Clem Booth makes an exciting rod offer for charity
I would like to auction an immaculate Sage 0 weight rod, the iconic SPL model, together with a matching Sage reel and Sage 0 weight line. I will get the outfit to the successful bidder. All proceeds will go to the Children's Hospital Trust (CHT), the fundraising arm of the Red Cross War Memorial Hospital. The outfit cost around $800 plus, so I hope for a good bid. It is a beautiful piece of kit and I wouldn't give it up easily, but for the CHT it would be an admirable reason.
I will keep the bidding open until midnight on the of February and announce the successful in my next newsletter.
The past while I have got no fly fishing done on two accounts. Firstly, the Western Cape is in the grip of drought; as it happens the worst drought in 100 years. The second is that I've had a spell of backache and just the thought of slinging a fly vest onto my shoulders would have been a daunting prospect. Instead, I have done a lot more reading on the subject than I otherwise might have, and some of it has been very useful and entertaining.
Click in images to enlarge them
A case in point was my reread of Arthur Cove’s book, My Way With Trout. You will likely remember him as one of the most celebrated stillwater fly fishers in the UK. Certainly he was a specialist at nymphing lakes and an angler well ahead of his time.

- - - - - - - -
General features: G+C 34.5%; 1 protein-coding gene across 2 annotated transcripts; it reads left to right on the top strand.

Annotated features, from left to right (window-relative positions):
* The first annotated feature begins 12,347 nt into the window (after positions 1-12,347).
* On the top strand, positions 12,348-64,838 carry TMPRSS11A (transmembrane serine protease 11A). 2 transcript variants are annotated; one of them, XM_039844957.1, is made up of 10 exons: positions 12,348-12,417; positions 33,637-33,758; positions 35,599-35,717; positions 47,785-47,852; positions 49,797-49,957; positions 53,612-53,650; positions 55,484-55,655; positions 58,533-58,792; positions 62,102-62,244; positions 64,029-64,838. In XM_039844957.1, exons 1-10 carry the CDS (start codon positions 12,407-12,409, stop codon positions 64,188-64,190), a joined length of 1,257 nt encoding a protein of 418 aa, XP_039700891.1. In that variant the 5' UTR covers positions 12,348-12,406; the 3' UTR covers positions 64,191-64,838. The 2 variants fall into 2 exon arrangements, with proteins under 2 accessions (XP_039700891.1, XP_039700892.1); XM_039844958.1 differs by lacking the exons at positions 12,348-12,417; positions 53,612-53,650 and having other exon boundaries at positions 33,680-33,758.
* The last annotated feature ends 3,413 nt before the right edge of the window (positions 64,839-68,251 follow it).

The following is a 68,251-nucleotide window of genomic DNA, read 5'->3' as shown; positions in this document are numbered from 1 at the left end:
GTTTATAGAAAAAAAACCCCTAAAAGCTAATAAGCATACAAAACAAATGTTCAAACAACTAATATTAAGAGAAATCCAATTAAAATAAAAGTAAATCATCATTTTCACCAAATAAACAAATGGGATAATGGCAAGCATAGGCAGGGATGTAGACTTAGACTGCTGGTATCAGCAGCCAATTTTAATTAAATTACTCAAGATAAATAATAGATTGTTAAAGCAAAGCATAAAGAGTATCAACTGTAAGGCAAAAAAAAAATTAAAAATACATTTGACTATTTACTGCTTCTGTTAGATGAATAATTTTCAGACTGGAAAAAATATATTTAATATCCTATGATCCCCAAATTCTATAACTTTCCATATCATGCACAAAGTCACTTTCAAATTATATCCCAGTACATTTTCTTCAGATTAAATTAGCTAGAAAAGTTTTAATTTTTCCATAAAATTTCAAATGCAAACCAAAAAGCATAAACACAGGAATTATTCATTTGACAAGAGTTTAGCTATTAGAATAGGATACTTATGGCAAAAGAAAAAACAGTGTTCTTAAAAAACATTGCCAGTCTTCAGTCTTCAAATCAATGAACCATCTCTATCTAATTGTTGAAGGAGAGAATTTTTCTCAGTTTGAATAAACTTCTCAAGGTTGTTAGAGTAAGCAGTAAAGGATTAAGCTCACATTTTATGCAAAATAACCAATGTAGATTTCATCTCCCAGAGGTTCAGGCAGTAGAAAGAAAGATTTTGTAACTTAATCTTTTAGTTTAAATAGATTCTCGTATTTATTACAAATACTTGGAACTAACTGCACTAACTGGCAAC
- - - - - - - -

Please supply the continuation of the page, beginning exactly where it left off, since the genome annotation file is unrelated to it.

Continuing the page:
Arthur Cove's PTN (Image from the Sussex Fly Dresser's Guild)
In his book, Cove describes his version of the PTN, tied along the lines of Frank Sawyer’s PTN, but with no tail and with a thorax of dubbed hare fur under the pheasant tail wing case. Many UK anglers believe this pattern is one of the most successful stillwater nymphs of all time, certainly on lakes like Grafham and Rutland. Cove tied them from as big as size 8 (believe it or not), and down to size 12.
What interested me as much as Cove's large PTNs, was his categorical statement that a team of flies will outperform a single fly in stillwaters under most circumstances. He mainly used three flies and says he hardly ever lost a fish because the second or third fly snagged in weed. He also maintains that he had less tangles than when fishing a single fly! The only risk he mentions, is a trout taking one of the dropper flies when you're busy playing a fish, but he says that only happened to him on very rare occasions.
As for Chironomid or midge pupa patterns, he preferred imitating them with North Country-type Spider variants over conventional buzzer patterns. He tied them on standard hooks with silk bodies in a variety of colours and hackled them with two or three turns of hen or cock hackle.